To get to South King Fire and Rescue’s new fire boat, you must pass the old boat that sits in the Des Moines Marina.
Despite providing rescue services in southern Puget Sound for nearly 40 years, the 32-foot white fireboat, built in 1985, looks far less powerful than its sleek 43-foot aluminum replacement at the end of the pier.
South King Fire’s new marine emergency response vessel, Fire Boat 367 known as “Zenith,” holds 300 gallons of fuel and can pump 3,000 gallons of water per minute, which is equivalent to roughly two fire engines.
“This will help people along the southern Puget Sound corridor between Seattle and Tacoma,” said Fire Chief Dave Mataftin. “It’s a regional asset.”
Fire officials say Zenith will serve communities beyond SKFR’s main jurisdictions of Federal Way and Des Moines.
The fireboat is especially useful for transporting patients to the mainland from Vashon Island and Maury Island who would otherwise have to be airlifted or transported by ferry, Mataftin said, adding that the boat fire engine has the capacity to transport several sick or injured people at the same time. weather under any weather conditions 24/7.
Station 67 firefighters and crew members from the department’s marine team are working to learn the details of their state-of-the-art vessel and its technology. No date has been set for the service to begin.
The marine team consists of 13 certified marine pilots, supported by a number of trained deckhands, and is led by South King Fire and Rescue Captain Jerry Clos.
Zenith has three water cannons, towing poles, a radar and a rotating thermal camera, according to Metal Shark Boats, the Louisiana-based company that built the boat. The five-seat interior features spacious work areas to allow crews to easily move from bow to stern and hold additional passengers as service calls.
In 2013, the department responded to a fire at the Des Moines Marina with the fireboat, battling flames that burned two people and damaged several boats. That was the last major incident that required fireboat power, South King Fire Capt. Brad Chaney said.
Typically, the fire boat is used to tow watercraft in distress, tend to coastal or beach fires, or assist swimmers in distress. With the new vessel, the department can assist others in firefighting, water rescues with surface water swimmers and rescue divers, area searches with infrared camera equipment and transporting police and equipment to areas in the water.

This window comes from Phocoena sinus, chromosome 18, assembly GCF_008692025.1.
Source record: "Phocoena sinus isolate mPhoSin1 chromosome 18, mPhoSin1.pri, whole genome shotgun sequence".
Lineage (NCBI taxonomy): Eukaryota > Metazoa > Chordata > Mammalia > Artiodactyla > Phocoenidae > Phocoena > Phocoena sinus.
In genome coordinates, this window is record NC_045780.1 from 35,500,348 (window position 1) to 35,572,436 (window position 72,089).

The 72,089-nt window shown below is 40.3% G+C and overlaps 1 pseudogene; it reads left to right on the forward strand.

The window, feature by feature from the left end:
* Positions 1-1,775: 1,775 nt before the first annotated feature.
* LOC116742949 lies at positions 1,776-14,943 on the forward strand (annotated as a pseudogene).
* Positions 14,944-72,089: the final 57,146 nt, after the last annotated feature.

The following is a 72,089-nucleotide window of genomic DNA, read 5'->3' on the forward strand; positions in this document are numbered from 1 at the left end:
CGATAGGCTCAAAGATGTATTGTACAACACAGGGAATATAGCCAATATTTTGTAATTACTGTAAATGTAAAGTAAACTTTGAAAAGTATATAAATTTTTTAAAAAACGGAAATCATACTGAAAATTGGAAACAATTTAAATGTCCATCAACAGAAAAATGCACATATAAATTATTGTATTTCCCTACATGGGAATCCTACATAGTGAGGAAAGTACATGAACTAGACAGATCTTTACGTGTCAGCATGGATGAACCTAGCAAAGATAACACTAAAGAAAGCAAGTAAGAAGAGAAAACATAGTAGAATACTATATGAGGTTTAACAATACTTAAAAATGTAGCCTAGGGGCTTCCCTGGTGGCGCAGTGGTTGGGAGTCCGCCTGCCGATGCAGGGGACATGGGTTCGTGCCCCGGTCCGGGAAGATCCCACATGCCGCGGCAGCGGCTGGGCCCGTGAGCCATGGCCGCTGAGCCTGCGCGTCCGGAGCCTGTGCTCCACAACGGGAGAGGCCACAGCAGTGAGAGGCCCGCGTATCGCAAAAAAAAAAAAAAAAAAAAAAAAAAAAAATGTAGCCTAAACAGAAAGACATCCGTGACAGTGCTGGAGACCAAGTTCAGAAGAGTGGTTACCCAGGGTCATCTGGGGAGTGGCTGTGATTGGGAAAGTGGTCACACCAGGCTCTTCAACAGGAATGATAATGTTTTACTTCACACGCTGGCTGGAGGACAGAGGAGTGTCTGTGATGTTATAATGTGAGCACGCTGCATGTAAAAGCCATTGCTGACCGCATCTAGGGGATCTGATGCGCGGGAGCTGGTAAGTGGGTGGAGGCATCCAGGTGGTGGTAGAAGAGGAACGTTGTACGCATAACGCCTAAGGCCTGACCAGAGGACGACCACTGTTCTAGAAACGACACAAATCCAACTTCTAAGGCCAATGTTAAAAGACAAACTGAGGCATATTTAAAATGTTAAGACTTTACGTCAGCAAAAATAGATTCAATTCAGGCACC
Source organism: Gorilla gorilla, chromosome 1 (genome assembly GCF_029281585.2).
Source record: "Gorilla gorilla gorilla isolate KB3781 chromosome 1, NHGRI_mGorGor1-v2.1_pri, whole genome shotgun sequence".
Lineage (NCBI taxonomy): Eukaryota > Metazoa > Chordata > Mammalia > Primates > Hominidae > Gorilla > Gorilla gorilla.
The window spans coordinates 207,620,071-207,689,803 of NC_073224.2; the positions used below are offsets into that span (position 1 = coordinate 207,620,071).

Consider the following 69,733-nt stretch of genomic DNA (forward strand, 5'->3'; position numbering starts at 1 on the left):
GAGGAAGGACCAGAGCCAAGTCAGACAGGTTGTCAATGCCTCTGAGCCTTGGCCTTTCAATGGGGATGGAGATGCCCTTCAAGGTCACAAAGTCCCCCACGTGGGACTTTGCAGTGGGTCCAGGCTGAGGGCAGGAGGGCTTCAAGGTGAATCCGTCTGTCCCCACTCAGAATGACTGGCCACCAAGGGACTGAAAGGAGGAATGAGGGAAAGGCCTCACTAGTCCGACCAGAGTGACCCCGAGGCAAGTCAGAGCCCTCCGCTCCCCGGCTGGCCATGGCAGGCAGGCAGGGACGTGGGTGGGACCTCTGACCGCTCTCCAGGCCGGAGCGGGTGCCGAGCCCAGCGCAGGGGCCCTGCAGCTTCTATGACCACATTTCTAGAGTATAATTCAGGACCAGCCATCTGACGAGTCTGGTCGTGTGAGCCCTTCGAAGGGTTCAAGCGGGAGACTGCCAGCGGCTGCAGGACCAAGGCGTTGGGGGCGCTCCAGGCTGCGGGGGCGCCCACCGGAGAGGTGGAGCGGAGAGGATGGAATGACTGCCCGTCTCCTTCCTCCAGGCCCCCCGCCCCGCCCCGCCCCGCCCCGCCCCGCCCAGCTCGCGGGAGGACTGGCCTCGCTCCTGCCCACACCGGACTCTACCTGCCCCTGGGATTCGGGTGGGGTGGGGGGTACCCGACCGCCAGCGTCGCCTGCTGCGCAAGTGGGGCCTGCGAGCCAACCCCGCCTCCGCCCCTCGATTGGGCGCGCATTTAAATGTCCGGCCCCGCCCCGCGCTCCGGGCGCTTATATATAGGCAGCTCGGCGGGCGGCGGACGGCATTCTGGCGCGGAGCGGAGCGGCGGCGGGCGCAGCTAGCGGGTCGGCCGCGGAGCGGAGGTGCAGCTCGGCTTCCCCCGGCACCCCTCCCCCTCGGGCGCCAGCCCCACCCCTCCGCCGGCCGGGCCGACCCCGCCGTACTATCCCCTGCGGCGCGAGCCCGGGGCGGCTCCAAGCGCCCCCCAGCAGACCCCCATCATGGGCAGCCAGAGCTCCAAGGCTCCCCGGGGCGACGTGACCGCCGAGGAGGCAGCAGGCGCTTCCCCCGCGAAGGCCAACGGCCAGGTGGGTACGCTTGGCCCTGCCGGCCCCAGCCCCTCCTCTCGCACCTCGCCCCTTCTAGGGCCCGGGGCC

“Generally speaking, water-based emergencies are problematic by nature. A safety crew can have a very long response time that requires another vessel,” he said. “When I built the specifications for this vessel, I tried to approach the project with as much regional responsiveness as possible in mind.”
In the South King response area, several homes on or near the water pose extreme difficulties for ground fire vehicles to access during an emergency, Mataftin said.
“We now have the ability to fight fire directly from water or provide an endless source of water supply to ground fire crews,” he said.
Although the department initially planned to have the new fireboat in service by August 2021, the project started with a slight delay due to a backlog of pre-orders at the factory, following a shortage of manpower of additional work caused by the pandemic, Mataftin said.
“When our ship went into production, the factory encountered long lead times for critical components,” Mataftin said. “This included diesel engines and fire pumps.”
Funding for the fireboat comes from a $750,000 Department of Commerce grant from the 2020 Washington State operating budget, in addition to funds from SKFR’s 2021 budget. In total, the boat cost $1,320,618, according to the department.
The vessel will be in service after the members have had adequate training and familiarization, according to SKFR.
Marine 367 ‘Zenith’ is replacing the previous fireboat built in 1985. (Olivia Sullivan/the Mirror)
Marine 367 ‘Zenith’ replaces previous fireboat built in 1985. Olivia Sullivan/the Mirror
Members of South King Fire and Rescue give Chesapeake, Virginia firefighters a tour of the new boat. Olivia Sullivan/The Mirror